(RxWiki News) You toss and turn in the middle of the night. You wake up and can't fall back to sleep. As if that weren't bad enough, your sleeping problems may be putting you at risk for fibromyalgia.
Norwegian researchers have documented a connection between poor sleep and an increased risk of fibromyalgia, in women. The worse women slept, the more likely they were to develop the condition. The association was somewhat stronger in middle-aged and older women compared to younger women.
"Get treatment for your sleep problems, early."
Fibromyalgia affects more than 5 million people in the US, and is more common among women than men. It's a chronic syndrome in which a person experiences pain throughout their body, and tenderness in the joints, muscles, and tendons.
Sleep problems are common among women with fibromyalgia, but it's not known whether poor sleep contributes to the development of condition or if it stems from the condition itself. Researchers at the Norwegian University of Science and Technology wanted to assess the risk of developing fibromyalgia among women who self-reported sleep problems.
Drs. Paul Mork and Tom Nilsen took their data from a long-term health study of 12,350 women in Norway. When they started the study, none of the women had fibromyalgia. The women answered a questionnaire about their health, self-reporting their pain and sleep trouble.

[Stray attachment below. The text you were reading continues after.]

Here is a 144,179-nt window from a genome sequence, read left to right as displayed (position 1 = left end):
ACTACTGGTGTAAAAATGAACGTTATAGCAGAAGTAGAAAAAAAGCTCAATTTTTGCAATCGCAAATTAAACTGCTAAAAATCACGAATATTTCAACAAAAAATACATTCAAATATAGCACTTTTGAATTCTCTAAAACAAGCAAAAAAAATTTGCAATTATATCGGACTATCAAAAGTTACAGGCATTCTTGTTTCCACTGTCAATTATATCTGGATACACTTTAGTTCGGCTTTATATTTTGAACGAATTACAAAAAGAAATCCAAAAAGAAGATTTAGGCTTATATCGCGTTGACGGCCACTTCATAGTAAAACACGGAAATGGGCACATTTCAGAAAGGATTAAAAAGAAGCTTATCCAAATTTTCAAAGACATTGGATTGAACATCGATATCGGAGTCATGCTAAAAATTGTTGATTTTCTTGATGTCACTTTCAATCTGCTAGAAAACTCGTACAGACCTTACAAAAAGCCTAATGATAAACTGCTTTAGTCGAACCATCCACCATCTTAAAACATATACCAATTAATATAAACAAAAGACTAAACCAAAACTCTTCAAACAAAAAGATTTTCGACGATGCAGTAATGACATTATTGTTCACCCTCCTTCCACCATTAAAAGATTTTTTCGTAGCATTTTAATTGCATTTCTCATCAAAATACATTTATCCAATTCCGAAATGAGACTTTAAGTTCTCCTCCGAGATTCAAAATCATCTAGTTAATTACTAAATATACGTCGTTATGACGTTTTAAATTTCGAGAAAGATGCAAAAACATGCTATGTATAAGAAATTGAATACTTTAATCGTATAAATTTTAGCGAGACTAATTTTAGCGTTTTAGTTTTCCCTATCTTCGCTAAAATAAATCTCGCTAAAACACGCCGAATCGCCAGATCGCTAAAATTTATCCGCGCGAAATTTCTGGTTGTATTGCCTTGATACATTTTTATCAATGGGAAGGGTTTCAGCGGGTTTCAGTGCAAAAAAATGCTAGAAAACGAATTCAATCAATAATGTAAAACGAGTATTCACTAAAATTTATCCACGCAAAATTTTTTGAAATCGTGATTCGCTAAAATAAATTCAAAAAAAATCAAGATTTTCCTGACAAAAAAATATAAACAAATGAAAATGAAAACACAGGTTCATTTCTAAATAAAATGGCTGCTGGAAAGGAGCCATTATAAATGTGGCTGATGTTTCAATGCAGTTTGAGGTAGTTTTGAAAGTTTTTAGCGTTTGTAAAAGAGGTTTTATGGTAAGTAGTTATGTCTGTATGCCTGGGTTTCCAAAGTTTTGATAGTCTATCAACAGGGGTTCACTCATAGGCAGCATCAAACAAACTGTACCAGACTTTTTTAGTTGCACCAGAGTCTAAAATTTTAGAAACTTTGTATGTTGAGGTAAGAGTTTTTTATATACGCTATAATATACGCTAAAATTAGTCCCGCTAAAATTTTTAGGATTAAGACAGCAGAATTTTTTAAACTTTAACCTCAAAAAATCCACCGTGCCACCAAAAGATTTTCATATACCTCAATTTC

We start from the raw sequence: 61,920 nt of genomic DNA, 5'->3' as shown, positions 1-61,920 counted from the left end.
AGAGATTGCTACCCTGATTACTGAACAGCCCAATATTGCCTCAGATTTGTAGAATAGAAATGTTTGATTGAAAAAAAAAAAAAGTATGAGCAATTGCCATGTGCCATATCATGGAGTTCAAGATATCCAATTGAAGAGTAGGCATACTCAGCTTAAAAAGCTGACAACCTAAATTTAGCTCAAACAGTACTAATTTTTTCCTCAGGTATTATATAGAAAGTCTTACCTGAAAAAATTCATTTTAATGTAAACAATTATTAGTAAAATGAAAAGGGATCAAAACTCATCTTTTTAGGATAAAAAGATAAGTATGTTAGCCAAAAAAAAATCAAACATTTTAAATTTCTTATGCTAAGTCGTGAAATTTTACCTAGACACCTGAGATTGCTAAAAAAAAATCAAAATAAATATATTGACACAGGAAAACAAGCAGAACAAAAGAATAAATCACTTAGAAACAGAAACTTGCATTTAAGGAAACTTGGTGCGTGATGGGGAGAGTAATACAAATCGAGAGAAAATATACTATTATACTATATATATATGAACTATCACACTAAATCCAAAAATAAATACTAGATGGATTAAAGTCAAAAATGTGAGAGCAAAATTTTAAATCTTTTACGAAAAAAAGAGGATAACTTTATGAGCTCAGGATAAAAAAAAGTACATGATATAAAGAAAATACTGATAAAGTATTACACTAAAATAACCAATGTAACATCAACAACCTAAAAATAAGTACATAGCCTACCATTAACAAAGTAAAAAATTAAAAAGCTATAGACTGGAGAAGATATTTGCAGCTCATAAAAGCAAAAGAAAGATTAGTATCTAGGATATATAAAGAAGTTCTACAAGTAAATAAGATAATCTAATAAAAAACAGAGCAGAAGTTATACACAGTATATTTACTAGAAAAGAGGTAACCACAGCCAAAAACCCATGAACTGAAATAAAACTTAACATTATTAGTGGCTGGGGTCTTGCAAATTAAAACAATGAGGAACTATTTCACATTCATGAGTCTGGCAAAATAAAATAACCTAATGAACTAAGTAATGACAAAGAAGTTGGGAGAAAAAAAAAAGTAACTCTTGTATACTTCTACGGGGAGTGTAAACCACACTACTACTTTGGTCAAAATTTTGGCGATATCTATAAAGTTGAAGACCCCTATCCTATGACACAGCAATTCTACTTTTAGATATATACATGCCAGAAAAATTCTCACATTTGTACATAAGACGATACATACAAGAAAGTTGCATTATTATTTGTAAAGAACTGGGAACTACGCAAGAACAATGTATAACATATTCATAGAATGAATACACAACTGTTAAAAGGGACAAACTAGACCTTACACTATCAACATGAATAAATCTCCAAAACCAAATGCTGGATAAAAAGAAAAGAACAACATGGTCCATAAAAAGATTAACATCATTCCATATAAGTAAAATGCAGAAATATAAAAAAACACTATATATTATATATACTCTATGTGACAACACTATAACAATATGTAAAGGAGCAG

When it was time for follow up ten years later, 327 women, or 2.6 percent, had developed fibromyalgia. The women who often reported sleep problems had a greater risk of developing the condition than women who never had trouble with sleep; women over 45 were four and a half times more likely, and women between 20 and 44 were twice as likely.
Although the association between sleep problems and fibromyalgia is clear, scientists still don't understand how sleep affects chronic pain. But the Norwegian researchers conclude that sleep problems make a person more susceptible to developing chronic widespread pain and also exacerbates it.
The researchers are interested in learning whether early detection and treatment of sleep problems can reduce the risk of developing fibromyalgia.
The study was published in the journal Arthritis & Rheumatism in November 2011.